09 Oct

Brotherhood and Modern Philosophy: The Great Glass Sea

Book Review: The Great Glass Sea by Josh Weil

Book Cover: The Great Glass Sea

Book Cover: The Great Glass Sea

As I read this book, I was sure I would not write a review about it. The Great Glass Sea is a dense, complex story. It is stuffed with thick, filling imagery and, frankly, it took a long time to read. At first, I thought there would be nothing I could say that would add to the experience of this novel, but I let my thoughts percolate for a few days and I have decided to write.

I was excited to get this book even though I knew nothing about it. I received The Great Glass Sea for my first installment of Powell’s Indiespensible, a subscription service for hand-picked books accompanied by thematically-appropriate goodies (this book came with a water bottle and several sachets of tea, if you are wondering). Since I did not know what to expect, I also found it hard to start this book. The first few pages seemed compelling, but I got a little bogged down in the newness of the concept and the Russian names. However, once I got used to that, I definitely got into the story and the way the story was told.

The Great Glass Sea follows the lives of twin brothers Yaroslav (Yarik) and Dmitry (Dima) Zhuvov—not their entire lives, of course. That would be dull. Rather, Weil zooms in on what separates Yarik and Dima, what pushes their lives onto opposing trajectories.

There are hints of Yarik and Dima’s separation from the beginning of the story, from their childhood, but it was not until I neared the end that I realized that the seeds of their separation were sown so early on.

Most of the story focuses on Yarik and Dima as adults. The boys’ town, located in the north eastern reaches of Russia, the parts that get so little winter sun, is home to a mad engineering project: the Oranzheria (“greenhouse” in Russian). The Consortium is building a gigantic series of mirrors to reflect light into the city. The project invigorates the people of Petroplavilsk. Men work 12-hour days erecting the mirrors, working their way across the Petroplavilsk and the outlying area. Yarik and Dima used to work on the same crew, but that changed after they were found doing nothing all day while on the clock by the Consortium’s CEO. Afterward, the brothers are put on separate shifts. They only see each other on holidays and at the bus stop during the shift change each day.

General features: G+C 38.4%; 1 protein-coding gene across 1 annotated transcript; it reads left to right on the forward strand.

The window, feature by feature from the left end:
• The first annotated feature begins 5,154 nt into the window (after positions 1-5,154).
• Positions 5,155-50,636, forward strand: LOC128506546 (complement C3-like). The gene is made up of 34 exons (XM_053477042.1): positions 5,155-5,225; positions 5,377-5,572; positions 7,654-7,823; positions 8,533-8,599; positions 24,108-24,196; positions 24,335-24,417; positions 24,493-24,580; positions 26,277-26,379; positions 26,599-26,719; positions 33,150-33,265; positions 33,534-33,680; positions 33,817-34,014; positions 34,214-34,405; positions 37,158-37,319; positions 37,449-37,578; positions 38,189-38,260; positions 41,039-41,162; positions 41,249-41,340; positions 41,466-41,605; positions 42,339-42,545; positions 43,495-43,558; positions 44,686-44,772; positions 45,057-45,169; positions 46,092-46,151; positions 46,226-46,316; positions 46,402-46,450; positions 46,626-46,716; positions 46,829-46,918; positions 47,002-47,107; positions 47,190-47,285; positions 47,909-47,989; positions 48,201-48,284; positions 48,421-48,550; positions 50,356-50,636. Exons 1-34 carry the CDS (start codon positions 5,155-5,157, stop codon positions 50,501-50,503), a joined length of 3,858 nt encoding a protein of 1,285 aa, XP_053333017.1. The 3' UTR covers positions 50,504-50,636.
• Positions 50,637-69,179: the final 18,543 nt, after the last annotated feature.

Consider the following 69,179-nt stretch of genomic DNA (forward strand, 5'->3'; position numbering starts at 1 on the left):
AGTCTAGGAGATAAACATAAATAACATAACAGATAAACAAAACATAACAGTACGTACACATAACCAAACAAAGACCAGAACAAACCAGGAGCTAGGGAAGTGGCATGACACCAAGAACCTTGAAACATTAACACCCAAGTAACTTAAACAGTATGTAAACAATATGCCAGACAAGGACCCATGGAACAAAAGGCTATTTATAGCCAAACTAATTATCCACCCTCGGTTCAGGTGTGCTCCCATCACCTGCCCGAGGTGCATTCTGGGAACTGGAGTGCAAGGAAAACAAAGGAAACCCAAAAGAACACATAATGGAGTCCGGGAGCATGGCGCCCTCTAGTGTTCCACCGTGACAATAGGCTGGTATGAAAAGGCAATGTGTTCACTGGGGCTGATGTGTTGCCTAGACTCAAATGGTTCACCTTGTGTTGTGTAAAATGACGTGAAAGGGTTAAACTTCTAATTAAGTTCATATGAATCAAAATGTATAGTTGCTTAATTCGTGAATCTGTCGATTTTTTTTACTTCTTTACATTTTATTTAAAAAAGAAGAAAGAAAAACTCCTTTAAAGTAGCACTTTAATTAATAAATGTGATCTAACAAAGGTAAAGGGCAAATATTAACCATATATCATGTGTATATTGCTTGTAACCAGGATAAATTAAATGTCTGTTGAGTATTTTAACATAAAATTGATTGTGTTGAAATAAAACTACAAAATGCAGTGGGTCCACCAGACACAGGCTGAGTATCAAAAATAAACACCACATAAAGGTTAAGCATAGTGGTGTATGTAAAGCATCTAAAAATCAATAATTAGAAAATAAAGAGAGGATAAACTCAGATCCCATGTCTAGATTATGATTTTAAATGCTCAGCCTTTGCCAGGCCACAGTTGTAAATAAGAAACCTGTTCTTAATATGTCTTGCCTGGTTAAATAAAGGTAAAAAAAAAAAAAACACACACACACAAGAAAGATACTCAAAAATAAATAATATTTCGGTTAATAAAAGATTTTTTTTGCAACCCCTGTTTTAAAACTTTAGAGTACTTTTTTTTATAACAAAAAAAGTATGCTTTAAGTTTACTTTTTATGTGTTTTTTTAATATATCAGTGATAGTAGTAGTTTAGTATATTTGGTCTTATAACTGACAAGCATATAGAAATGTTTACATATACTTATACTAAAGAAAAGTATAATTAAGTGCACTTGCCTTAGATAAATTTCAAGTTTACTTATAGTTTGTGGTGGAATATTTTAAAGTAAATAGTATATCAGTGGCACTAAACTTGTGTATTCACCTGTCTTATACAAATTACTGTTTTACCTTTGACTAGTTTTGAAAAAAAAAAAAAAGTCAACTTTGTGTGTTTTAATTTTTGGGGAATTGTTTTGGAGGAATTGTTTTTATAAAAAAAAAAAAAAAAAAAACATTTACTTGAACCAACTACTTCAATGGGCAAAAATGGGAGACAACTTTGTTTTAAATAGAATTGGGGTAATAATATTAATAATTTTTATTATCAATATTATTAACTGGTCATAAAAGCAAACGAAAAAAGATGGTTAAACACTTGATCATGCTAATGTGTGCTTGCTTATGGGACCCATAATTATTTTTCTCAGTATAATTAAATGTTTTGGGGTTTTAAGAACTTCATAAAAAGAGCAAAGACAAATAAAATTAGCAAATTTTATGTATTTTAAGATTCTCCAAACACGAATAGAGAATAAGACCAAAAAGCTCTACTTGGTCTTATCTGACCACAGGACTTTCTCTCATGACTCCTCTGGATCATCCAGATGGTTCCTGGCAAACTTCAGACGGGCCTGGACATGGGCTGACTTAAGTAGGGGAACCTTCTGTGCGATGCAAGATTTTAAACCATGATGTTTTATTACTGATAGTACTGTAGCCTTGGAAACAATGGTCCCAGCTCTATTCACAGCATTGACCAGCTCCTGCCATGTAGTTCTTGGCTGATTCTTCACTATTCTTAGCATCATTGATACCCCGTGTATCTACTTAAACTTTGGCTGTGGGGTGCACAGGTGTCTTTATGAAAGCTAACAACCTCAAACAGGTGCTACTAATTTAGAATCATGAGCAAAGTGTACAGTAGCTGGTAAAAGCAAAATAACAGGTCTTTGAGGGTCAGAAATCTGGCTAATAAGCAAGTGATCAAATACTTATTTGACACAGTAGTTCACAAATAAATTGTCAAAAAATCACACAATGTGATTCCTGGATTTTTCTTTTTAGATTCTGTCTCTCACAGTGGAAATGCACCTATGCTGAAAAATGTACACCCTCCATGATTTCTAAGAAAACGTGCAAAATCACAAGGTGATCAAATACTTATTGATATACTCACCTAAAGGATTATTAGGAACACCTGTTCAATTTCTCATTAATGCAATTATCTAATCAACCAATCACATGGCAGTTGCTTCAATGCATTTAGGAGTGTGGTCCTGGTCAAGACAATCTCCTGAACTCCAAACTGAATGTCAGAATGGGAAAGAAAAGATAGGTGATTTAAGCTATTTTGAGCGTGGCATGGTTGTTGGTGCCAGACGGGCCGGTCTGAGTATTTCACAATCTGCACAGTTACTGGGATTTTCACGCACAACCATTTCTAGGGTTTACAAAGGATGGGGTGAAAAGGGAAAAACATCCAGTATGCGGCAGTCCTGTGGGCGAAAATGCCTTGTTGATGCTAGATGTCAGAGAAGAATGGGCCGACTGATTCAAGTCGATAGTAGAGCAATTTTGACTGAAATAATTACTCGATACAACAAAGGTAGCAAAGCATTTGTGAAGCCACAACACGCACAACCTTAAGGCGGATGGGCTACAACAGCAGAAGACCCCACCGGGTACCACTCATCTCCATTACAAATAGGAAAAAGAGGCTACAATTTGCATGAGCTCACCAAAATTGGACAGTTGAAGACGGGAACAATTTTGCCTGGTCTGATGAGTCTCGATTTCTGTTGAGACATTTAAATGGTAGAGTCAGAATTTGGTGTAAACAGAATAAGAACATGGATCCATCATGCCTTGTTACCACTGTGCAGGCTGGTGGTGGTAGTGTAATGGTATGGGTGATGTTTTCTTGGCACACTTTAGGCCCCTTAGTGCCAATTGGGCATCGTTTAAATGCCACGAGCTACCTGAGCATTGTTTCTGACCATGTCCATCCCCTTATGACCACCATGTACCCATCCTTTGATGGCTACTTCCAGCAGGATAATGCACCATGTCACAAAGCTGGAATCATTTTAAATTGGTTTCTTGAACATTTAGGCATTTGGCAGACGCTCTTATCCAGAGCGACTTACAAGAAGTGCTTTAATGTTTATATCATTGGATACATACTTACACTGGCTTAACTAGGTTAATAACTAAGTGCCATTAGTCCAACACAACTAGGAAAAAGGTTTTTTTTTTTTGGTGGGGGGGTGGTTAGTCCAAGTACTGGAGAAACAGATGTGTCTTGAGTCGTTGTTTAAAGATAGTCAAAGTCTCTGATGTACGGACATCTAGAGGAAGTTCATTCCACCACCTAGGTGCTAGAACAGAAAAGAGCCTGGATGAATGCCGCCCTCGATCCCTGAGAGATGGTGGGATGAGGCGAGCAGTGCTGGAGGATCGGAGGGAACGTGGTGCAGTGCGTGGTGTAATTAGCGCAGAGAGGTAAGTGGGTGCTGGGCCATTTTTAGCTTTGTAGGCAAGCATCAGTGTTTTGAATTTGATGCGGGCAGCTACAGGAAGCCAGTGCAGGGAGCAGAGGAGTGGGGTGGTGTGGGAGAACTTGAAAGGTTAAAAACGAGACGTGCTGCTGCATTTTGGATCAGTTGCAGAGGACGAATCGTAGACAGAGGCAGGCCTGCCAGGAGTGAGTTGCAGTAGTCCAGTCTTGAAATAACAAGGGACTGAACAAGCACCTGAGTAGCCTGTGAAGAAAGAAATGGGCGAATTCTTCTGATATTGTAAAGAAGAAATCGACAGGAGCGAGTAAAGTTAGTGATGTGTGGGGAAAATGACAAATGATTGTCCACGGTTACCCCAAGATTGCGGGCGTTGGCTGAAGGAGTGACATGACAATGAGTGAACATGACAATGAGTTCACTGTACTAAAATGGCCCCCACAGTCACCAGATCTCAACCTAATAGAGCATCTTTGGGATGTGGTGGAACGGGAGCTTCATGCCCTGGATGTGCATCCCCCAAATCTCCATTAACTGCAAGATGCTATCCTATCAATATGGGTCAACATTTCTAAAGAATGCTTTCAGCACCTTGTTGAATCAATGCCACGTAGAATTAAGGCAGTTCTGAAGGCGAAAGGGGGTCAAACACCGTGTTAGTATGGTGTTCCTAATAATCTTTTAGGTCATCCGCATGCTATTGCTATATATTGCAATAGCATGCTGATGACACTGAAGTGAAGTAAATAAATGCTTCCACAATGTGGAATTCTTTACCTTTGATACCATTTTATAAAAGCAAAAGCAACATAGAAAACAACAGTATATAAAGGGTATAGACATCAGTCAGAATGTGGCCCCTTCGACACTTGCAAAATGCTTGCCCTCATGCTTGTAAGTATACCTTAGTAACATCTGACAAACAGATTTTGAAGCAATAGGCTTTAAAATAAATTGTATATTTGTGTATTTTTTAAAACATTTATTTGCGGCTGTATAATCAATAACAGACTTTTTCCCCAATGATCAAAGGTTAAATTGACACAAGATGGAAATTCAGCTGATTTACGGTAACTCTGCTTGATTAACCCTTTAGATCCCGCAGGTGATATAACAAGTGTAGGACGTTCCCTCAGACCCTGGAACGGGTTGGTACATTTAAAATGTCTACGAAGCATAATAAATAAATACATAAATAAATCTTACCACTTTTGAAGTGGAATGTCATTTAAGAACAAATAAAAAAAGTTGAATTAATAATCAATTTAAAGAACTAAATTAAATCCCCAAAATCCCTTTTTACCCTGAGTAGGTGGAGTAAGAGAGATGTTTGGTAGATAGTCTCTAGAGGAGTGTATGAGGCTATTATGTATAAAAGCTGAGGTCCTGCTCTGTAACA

A map

Where in the world is Petroplavislsk? Waaay out there.

This separation sets off a series of events that propel the brothers Zhuvov into separate orbits. Yarik becomes a “friend” of the CEO and the front man for the Consortium’s advertisements in Petroplavilsk. Because Yarik has a wife and two young children, he sees the importance of moving up and embracing the culture of work. Dima, in contrast, quits work not long after their separation. Dima decides he feels no need to work. He roams the city, falls in with various anti-Oranzheria groups and, for the most part, loses the will do to anything other than save up for a day when he can be together with Yarik.

Each brother shows a side of this modernized, capitalized Russia. This is a Russia dragged out of the Soviet Era, which the people of Petroplavilsk call The Past Life, and into a world infused with American-style capitalism.

What is interesting about how The Great Glass Sea illustrates these concepts—brotherhood, capitalism—is that each brother personifies a choice. What I really like about this is, in my view, that Weil did not make a judgment. Is the capitalism better than The Past Life? Worse? You decide, dear reader. From this portrait, it seems that there are both positive and negative consequences for either decision.

Dima represents The Past Life. He wants to purchase their uncle’s old farm (technically the farm belongs to a socialist collective, but the brothers Zhuvov are among the few who can now purchase it) and live there with Yarik and his family. To Dima, work is pointless if he cannot spend it with his brother. In fact, most of life is pointless without Yarik. Instead of working, Dima saves the money that Yarik gives him to take care of their mother. He sells practically everything not nailed down in the apartment he shares with his elderly, addled mom. Dima searches for meaning out in the world, rather than attempting to find meaning through work. However, the people of Petroplavilsk view Dima as a layabout at best and as a lunatic at worst. His indifference toward temporal needs hastens his mother’s death. His inability to connect with the rest of the world makes him an outcast and further separates him from his brother.